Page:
Being a parent is not always easy! Figuring out what, how and when to do certain things for your children is not always obvious. Each family has its own culture and each child is a product of its culture, so no two children are alike. Oftentimes, children from the same family differ by preferences and abilities.
Our family is a nice mix; I am a French-Canadian and my husband is Lebanese. We always wanted our child to know those two different cultures. In our home, we mainly speak French with some #Arabic or, like some may say, #Lebanese. Our son learned both languages very early on but the writing and reading part came a little bit later. I was able to teach my son French but Arabic was a little harder. At 7 years old, my son started to learn Arabic at GainVille Learning Center in Rutherford, NJ. During the three years he has been at GainVille, there were ups and downs in his efforts to learn Arabic. Those fluctuations were not because of the school itself, but was due to all the activities that are on his schedule: piano, soccer, hockey, violin, snowboarding in winter, and beach in the summer. We try to make sure we do not overwhelm our son while letting him pick his extracurricular activities. This always needed and still needs discipline and dedication. Learning a language, like learning music, needs commitment from the child and from the parents. Practice at home is necessary to succeed.
During those three years there were many moments filled with great pride at his learning the Arabic language; there were also many times where both of us as well as our son felt tired and fatigued. It so happened that one year ago our son stopped practicing for a period of time which resulted in us feeling ready to let go and pull the plug. The problem with that was both of us knew that if we did that, not only we would have spent the first two years in vain but also meant that we failed to achieve a goal we had set for our son and ourselves, to teach him the Arabic language. Some adjustment needed to be made with a strong affirmation from my husband and myself that whatever happens, our son will not stop the Arabic classes. This was in his best interest and we knew best!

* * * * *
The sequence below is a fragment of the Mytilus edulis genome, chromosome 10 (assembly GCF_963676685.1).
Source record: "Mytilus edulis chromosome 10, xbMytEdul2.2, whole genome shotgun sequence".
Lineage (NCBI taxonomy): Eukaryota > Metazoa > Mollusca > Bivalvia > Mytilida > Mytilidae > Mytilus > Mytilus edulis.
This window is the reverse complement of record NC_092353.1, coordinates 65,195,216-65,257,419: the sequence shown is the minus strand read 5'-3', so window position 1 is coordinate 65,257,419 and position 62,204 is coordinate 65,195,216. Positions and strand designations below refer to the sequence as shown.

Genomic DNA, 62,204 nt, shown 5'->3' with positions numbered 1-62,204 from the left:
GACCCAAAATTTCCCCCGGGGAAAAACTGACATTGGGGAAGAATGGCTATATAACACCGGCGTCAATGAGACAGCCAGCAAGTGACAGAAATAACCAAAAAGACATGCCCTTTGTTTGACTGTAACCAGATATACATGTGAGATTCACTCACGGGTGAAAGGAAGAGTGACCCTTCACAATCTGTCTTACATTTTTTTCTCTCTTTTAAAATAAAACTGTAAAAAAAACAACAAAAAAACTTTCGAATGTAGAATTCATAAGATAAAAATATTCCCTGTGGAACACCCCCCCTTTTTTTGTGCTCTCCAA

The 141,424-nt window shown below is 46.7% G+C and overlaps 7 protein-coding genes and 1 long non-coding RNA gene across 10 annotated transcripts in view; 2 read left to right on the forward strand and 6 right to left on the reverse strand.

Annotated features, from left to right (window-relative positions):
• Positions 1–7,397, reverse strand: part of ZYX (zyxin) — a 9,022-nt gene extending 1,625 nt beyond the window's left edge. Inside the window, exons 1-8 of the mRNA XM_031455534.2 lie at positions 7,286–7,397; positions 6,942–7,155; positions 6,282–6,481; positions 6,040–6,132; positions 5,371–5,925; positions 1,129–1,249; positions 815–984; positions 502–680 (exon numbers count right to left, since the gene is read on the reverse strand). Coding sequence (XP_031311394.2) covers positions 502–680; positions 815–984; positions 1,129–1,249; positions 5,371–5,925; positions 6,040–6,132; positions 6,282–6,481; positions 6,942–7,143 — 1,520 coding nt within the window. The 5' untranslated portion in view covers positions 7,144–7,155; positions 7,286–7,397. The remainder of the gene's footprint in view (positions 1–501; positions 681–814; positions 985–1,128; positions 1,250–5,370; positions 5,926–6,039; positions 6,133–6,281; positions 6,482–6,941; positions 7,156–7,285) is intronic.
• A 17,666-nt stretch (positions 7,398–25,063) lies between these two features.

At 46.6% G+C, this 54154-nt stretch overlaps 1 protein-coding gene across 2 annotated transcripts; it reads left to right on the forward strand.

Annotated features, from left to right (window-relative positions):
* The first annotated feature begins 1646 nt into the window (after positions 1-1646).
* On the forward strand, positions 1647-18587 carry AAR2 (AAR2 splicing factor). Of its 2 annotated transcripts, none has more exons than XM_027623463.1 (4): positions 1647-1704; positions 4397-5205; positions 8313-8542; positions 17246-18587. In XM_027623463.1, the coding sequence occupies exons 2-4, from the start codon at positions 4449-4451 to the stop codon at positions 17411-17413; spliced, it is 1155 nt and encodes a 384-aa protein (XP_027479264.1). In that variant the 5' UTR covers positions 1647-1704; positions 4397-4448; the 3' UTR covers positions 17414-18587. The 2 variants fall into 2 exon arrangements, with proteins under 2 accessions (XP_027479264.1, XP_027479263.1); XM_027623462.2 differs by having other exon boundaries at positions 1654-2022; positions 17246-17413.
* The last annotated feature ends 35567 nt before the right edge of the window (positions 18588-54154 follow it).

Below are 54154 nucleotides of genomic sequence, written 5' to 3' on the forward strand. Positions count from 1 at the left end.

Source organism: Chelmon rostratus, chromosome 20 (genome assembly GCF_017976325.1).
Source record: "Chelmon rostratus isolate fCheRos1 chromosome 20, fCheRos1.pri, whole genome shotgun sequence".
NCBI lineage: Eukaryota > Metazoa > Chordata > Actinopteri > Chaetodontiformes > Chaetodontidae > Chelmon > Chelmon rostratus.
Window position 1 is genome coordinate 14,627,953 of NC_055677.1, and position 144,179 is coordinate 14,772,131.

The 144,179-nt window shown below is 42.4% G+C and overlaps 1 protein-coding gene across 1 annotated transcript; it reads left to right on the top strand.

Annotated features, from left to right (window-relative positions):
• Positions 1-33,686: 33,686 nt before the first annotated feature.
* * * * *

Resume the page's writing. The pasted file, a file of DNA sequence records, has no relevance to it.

It is not what you think! We are open-minded parents. There are certain types of activities that we will let our son decide as to whether or not he wants to continue in or not. Arabic language immersion classes was definitely not one of them. We have decided early on that language is not one of those and we made sure everyone was aware of it, our son included. We consider this as a great gift to him for a successful future. Even though our son might not see the importance of or the point in asking him to put a lot of effort in a language that he does not need to succeed at school, we, as parents, will continue to coach him and guide him throughout this language learning process to make sure he will have the basic knowledge of the Arabic language.
Like all parents, we want to provide our child with the best that life has to offer. We instill in him the structure and the focus needed to learn and it is up to him to decide once he is much older what to do with the “seeds” we have planted. Both dedication and perseverance are qualities needed to succeed in helping our son develop his Arabic language skills. Good intention and a clear vision towards his future are what we are using to keep our focus on the best choices that will help him become a global and multicultural individual.
Written by Helene (a Parent Mom @GainVille)
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